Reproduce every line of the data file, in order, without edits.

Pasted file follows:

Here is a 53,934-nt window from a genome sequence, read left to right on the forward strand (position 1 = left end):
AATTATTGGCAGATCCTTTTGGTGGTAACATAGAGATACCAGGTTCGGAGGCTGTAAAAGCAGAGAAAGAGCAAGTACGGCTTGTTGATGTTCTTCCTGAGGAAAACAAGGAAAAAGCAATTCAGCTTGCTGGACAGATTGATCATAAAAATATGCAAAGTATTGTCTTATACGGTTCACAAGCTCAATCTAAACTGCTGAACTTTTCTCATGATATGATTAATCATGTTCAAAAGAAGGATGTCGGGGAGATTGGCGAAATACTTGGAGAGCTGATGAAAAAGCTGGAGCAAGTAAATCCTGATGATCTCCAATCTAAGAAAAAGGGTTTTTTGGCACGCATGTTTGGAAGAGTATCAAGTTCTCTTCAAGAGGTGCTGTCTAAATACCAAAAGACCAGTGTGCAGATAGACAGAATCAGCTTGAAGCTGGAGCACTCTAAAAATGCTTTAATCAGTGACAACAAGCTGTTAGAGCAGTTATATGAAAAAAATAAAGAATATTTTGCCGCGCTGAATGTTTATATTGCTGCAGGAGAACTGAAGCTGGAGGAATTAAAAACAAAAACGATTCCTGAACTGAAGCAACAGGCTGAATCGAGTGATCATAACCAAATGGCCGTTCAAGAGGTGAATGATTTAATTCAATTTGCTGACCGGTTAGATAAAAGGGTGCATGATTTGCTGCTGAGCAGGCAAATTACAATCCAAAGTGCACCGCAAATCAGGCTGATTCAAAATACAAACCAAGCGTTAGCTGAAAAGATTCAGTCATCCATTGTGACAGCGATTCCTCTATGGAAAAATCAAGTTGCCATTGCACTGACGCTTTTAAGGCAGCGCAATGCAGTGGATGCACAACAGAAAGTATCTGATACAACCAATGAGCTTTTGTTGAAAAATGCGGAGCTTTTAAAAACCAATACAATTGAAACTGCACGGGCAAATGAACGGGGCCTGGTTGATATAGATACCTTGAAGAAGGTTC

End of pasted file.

Here is a 53,934-nt window from a genome sequence, read left to right on the forward strand (position 1 = left end):
AATTATTGGCAGATCCTTTTGGTGGTAACATAGAGATACCAGGTTCGGAGGCTGTAAAAGCAGAGAAAGAGCAAGTACGGCTTGTTGATGTTCTTCCTGAGGAAAACAAGGAAAAAGCAATTCAGCTTGCTGGACAGATTGATCATAAAAATATGCAAAGTATTGTCTTATACGGTTCACAAGCTCAATCTAAACTGCTGAACTTTTCTCATGATATGATTAATCATGTTCAAAAGAAGGATGTCGGGGAGATTGGCGAAATACTTGGAGAGCTGATGAAAAAGCTGGAGCAAGTAAATCCTGATGATCTCCAATCTAAGAAAAAGGGTTTTTTGGCACGCATGTTTGGAAGAGTATCAAGTTCTCTTCAAGAGGTGCTGTCTAAATACCAAAAGACCAGTGTGCAGATAGACAGAATCAGCTTGAAGCTGGAGCACTCTAAAAATGCTTTAATCAGTGACAACAAGCTGTTAGAGCAGTTATATGAAAAAAATAAAGAATATTTTGCCGCGCTGAATGTTTATATTGCTGCAGGAGAACTGAAGCTGGAGGAATTAAAAACAAAAACGATTCCTGAACTGAAGCAACAGGCTGAATCGAGTGATCATAACCAAATGGCCGTTCAAGAGGTGAATGATTTAATTCAATTTGCTGACCGGTTAGATAAAAGGGTGCATGATTTGCTGCTGAGCAGGCAAATTACAATCCAAAGTGCACCGCAAATCAGGCTGATTCAAAATACAAACCAAGCGTTAGCTGAAAAGATTCAGTCATCCATTGTGACAGCGATTCCTCTATGGAAAAATCAAGTTGCCATTGCACTGACGCTTTTAAGGCAGCGCAATGCAGTGGATGCACAACAGAAAGTATCTGATACAACCAATGAGCTTTTGTTGAAAAATGCGGAGCTTTTAAAAACCAATACAATTGAAACTGCACGGGCAAATGAACGGGGCCTGGTTGATATAGATACCTTGAAGAAGGTTC